Nasreen Mohamedi
at Tate Liverpool.

TV Accompanying Piet Mondrian on his journey through the Summer months at Tate Liverpool is Nasreen Mohamedi, the Indian artist who as we discovered in the press view tour but not through direct verbal comparison, shares certain biographical connections with the Dutch painter. As with the Constellations displays on other floors, this is an example of Tate Liverpool’s almost algorithmic approach to art, familiar to online shoppers. “If you like Piet Mondrian, who may also like … Nasreen Mohamedi …” And it works. Because I do.

Born in Karachi in 1937, raised in Mumbai, taught in London and Paris, Mohamedi created the majority of the work on display at Tate (the biggest collection of her work in the UK ever) when she returned to India, eventually settling in Baroda in the 1970s where she became a teacher at the Faculty of Fine Arts, MS University. She lived and worked there until her death in 1990 and its during this period that she shifted from nature into abstraction and her interest in trees, whose leaves and branches led to an intense study of triangles which became the dominant shape in her art.

The exhibitions shows her artistic transitions, beginning with almost Turner-like explorations of nature, gradations in colour indicating elements of the landscape to exploring grids to overt architectural shapes filled with perspectives and diagonals to floating forms, in which anything remotely figurative gives way to geometric shapes in the centre of stark, empty backgrounds to elliptical forms whose simplicity can be explained by a desperation to continue working despite a rare condition which affected her muscle control.

Throughout she was influenced by photography and the exhibition includes a selection of her own pictures as well as images of unclear provenance but which the artist has drawn lines and frames on to indicate abstract shapes hidden within. You can see the artist’s eye noticing that at a basic level the natural world and humanity’s degradation of it through buildings and vehicles can be incredibly similar. The curve of a river and a road at their most basic level contain the same internal geometry filled with triangles.

Mohamedi appears after Mondrian within the narrative body of the gallery space so it’s impossible not to view her work through the prism of the other artist. As the press notes say, “Mondrian, much like Mohamedi, moved away from a figurative style and developed his own unique approach to abstraction.” Both began with trees, but Mondrian ended up with squares, Mohamedi with triangles. Perhaps this is why Mondrian’s earlier work has been omitted. To include it would be repetitious or at least to prosaically spell out such connections.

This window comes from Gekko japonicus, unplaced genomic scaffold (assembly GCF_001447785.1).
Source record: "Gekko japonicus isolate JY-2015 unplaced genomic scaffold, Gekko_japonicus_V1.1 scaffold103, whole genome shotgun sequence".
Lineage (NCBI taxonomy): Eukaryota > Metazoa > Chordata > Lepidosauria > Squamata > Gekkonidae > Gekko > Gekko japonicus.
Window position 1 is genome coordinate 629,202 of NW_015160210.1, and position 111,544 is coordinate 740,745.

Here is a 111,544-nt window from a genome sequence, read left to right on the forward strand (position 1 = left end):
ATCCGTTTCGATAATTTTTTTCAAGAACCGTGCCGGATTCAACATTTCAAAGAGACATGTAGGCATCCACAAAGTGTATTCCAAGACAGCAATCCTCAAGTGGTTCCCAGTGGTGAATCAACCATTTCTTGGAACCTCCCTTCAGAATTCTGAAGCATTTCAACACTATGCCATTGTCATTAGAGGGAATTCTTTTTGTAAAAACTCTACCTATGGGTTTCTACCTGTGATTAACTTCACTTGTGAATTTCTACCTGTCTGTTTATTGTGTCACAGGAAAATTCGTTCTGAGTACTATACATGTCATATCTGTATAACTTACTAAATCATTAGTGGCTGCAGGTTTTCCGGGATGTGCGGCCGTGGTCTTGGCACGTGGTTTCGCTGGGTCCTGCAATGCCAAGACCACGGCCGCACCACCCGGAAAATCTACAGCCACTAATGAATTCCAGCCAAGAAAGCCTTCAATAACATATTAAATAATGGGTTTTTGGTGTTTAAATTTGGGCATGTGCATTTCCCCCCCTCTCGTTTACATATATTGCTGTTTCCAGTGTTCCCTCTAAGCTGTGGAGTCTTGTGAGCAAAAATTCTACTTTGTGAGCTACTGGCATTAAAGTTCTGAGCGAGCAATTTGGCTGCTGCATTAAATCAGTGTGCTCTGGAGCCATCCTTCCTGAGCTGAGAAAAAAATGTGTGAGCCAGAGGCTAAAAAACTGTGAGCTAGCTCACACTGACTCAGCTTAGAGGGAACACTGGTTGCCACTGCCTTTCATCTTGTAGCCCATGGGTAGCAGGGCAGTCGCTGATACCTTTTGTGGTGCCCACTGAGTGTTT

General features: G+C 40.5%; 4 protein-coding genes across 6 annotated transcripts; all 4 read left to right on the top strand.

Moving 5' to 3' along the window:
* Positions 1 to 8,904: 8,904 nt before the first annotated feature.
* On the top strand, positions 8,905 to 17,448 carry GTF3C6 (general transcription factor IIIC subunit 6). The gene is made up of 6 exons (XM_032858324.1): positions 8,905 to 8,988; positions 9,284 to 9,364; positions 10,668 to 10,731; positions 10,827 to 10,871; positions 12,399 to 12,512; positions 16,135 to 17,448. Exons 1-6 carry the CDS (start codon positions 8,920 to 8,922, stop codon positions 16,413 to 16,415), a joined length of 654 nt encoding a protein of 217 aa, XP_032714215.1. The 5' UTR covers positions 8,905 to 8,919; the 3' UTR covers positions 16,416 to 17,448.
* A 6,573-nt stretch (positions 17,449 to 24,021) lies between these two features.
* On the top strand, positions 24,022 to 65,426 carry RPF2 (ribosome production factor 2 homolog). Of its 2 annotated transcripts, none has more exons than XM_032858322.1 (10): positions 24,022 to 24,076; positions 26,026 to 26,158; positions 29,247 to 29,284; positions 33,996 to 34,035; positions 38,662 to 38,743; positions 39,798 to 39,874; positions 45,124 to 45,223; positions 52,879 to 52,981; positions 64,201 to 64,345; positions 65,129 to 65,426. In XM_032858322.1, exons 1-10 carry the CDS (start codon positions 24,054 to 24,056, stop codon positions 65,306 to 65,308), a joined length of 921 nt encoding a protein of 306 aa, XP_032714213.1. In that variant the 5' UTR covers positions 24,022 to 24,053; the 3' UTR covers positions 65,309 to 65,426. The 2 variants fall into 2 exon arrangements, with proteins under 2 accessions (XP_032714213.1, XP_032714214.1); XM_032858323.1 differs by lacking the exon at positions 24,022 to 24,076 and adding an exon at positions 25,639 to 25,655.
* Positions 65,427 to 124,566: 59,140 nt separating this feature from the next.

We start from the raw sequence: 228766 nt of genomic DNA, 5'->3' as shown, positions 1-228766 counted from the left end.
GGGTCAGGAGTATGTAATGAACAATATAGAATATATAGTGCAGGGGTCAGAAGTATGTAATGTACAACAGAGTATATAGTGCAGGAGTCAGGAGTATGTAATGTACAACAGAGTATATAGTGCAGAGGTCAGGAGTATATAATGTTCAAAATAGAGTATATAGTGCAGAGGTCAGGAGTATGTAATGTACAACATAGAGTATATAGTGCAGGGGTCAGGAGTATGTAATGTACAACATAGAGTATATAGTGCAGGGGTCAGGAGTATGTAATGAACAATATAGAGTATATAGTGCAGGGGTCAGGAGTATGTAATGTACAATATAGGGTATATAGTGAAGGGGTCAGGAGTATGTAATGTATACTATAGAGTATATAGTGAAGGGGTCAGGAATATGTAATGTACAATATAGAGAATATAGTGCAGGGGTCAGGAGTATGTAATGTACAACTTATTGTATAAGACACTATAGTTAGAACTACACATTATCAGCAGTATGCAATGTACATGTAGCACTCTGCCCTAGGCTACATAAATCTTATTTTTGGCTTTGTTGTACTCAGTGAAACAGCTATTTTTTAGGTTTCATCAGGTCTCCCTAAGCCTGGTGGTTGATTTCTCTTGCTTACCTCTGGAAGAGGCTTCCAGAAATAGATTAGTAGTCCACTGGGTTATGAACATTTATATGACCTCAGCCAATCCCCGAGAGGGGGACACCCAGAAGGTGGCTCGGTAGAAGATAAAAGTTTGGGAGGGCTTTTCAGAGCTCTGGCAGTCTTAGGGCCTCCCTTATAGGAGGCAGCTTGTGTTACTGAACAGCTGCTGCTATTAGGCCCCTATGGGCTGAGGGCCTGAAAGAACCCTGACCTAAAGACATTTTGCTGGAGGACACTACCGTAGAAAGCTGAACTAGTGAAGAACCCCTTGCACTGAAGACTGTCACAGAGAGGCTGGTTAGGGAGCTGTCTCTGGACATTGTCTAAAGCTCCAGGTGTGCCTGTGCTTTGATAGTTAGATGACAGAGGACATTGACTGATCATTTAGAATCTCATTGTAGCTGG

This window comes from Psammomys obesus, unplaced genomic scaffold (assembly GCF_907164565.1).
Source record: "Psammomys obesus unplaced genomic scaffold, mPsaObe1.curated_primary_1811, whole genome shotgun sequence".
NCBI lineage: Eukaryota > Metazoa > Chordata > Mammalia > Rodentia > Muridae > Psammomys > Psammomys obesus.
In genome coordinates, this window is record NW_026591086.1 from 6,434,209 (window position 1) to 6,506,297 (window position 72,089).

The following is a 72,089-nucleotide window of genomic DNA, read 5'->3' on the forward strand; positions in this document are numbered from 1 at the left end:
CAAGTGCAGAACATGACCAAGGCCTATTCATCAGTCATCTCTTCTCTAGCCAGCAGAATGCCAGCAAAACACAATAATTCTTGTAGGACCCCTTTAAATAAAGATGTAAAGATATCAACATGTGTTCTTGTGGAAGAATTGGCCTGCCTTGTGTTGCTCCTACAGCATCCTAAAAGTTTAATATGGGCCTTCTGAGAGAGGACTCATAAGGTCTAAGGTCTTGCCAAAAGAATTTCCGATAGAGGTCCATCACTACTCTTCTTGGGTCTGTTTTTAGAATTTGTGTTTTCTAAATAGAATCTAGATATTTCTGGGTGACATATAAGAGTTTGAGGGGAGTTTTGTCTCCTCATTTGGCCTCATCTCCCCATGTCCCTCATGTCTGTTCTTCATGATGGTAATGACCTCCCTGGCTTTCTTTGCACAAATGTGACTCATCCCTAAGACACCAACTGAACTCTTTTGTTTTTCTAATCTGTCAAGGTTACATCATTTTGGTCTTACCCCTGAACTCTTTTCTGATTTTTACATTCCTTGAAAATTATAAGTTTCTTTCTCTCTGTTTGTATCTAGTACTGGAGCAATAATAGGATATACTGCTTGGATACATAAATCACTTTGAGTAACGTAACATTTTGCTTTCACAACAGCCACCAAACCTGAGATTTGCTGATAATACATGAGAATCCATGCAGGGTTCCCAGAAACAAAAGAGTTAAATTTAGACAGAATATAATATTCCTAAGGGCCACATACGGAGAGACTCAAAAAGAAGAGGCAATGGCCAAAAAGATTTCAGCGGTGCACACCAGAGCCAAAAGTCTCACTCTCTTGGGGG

There are some differences. With the exception of his London house, Mondrian’s life is heavily documented, even to the point of being able to tell which of his paintings were begun before the war then completed later. Mohamedi’s chronology is a blank. Most of these works are untitled and the only dates available are based on the recollections of friends and colleagues. In producing the exhibition, the curators have effectively had to guess that chronology with only a rough idea of when the artist shifted between her artistic periods.

Another approach might have been to mix the periods of the artists together ala Turner Monet Twombly, though Mohamedi and Mondrian are different enough that the resulting display would presumably have jarred rather than suggested clearer connections. In keeping the two artists separate and selling them as different shows within the same admission price, Tate suggest they stand alone, even if, Mohamedi can’t quite do that because the exhibition can’t be visited separately. Her entrance is at the end of Mondrian’s show and you have to exit through his gift shop.

Yet there’s no denying this is vintage Tate, in the spirit of Klimt and Chagall in which some of the best examples from a world renowned artist are brought together in the Liverpool and offered up to the visitor in a coherent, retrospective not to mention ballsy manner surrounded by plenty of wall and gallery space allowing them to breath, stand out, and challenging us to decide whether we do like it. This is Mondrian. This is what Mohamedi does. Iconic names. Iconic works. Come and see.

Nasreen Mohamedi is at Tate Liverpool from 6 June – 5 October 2014.

Adult £11 (without donation £10)
Concession £8.25 (without donation £7.50)
[Tickets for Mondrian and his Studios: Abstraction into the World include admission into Nasreen Mohamedi.]

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